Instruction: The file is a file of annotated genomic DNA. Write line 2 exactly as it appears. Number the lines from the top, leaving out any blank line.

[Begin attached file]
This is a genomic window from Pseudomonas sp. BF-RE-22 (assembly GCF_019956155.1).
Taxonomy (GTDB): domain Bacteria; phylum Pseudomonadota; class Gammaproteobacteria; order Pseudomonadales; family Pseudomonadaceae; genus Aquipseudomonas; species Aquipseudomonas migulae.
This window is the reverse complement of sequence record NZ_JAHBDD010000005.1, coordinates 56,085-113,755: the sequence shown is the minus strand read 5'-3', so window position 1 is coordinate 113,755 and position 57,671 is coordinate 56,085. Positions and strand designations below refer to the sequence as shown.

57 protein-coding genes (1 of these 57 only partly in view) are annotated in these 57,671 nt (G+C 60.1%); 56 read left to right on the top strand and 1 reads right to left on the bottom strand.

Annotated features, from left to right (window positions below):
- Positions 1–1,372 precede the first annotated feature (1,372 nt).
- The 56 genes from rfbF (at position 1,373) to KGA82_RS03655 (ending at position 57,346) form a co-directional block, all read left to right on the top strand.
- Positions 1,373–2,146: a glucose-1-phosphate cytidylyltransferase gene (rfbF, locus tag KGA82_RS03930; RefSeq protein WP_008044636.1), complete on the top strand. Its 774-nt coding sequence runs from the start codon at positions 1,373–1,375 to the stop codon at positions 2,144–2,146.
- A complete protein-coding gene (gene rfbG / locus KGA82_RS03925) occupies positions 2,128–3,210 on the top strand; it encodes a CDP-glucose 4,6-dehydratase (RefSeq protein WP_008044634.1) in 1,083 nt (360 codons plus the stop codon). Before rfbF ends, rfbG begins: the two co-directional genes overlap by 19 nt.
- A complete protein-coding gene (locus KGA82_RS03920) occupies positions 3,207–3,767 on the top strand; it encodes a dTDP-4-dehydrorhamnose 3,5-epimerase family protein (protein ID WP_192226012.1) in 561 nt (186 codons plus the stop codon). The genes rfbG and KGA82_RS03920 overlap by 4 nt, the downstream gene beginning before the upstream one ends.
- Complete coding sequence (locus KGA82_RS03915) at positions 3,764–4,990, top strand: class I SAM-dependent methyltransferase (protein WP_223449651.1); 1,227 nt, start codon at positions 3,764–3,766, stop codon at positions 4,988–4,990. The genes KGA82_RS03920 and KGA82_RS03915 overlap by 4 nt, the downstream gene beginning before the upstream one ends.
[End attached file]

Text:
Taxonomy (GTDB): domain Bacteria; phylum Pseudomonadota; class Gammaproteobacteria; order Pseudomonadales; family Pseudomonadaceae; genus Aquipseudomonas; species Aquipseudomonas migulae.